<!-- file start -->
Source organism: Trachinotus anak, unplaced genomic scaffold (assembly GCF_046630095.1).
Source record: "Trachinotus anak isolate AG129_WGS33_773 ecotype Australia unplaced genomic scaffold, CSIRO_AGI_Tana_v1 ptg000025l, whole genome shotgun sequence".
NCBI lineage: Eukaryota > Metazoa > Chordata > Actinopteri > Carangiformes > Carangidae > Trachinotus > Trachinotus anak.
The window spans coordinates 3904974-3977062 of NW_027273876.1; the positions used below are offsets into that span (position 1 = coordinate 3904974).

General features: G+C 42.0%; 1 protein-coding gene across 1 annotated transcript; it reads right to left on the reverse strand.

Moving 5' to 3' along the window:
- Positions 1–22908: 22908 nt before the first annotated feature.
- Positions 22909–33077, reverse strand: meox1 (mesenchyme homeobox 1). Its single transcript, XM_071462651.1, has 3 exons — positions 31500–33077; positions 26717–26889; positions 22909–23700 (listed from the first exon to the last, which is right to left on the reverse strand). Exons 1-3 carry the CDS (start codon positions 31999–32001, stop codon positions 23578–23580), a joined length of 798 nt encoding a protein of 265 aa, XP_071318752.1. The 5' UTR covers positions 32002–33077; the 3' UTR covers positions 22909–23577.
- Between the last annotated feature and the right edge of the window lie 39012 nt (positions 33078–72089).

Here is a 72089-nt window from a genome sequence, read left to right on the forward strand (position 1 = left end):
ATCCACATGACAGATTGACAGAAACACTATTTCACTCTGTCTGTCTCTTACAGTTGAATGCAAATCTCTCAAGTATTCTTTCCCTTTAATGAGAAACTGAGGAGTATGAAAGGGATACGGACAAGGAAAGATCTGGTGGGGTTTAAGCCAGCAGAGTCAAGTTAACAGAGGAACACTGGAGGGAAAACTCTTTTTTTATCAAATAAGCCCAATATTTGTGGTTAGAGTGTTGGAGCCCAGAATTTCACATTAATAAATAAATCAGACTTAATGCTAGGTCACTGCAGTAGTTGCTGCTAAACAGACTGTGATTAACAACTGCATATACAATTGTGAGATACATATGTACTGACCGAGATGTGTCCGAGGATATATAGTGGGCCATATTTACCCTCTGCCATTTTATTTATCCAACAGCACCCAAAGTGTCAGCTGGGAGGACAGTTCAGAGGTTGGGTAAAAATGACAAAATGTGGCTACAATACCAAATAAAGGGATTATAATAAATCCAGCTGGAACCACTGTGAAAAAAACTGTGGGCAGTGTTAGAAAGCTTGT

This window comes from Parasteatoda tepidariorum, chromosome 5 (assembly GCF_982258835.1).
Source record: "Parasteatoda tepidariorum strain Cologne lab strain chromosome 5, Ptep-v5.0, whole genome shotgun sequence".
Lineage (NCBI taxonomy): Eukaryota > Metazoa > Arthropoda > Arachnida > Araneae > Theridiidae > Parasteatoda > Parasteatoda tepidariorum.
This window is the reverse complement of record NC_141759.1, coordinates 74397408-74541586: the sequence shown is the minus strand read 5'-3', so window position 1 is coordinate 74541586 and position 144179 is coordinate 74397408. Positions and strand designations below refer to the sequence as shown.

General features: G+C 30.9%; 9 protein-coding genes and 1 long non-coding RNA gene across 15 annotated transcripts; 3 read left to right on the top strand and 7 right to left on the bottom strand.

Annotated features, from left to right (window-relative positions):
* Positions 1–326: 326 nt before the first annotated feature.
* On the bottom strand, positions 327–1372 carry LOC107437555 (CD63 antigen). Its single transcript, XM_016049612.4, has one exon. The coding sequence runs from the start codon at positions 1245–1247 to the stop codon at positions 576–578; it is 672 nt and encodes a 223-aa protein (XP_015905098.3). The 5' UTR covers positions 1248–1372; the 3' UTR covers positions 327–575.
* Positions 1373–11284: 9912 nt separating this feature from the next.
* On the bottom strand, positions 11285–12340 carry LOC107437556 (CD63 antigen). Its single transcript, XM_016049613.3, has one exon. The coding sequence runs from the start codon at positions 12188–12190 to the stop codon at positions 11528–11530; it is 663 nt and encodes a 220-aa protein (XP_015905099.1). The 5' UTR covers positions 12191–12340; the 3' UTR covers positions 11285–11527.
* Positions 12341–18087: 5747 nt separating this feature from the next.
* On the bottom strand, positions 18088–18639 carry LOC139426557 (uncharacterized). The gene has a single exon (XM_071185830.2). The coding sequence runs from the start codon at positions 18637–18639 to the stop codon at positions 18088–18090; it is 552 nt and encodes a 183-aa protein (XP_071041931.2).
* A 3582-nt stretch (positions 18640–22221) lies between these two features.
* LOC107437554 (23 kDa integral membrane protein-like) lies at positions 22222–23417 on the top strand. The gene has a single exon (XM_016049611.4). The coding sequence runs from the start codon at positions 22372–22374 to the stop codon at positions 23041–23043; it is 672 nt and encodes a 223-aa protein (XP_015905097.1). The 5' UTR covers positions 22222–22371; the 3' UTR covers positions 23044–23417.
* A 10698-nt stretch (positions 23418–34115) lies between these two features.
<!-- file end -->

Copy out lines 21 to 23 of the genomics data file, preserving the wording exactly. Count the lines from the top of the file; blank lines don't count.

* On the bottom strand, positions 11285–12340 carry LOC107437556 (CD63 antigen). Its single transcript, XM_016049613.3, has one exon. The coding sequence runs from the start codon at positions 12188–12190 to the stop codon at positions 11528–11530; it is 663 nt and encodes a 220-aa protein (XP_015905099.1). The 5' UTR covers positions 12191–12340; the 3' UTR covers positions 11285–11527.
* Positions 12341–18087: 5747 nt separating this feature from the next.
* On the bottom strand, positions 18088–18639 carry LOC139426557 (uncharacterized). The gene has a single exon (XM_071185830.2). The coding sequence runs from the start codon at positions 18637–18639 to the stop codon at positions 18088–18090; it is 552 nt and encodes a 183-aa protein (XP_071041931.2).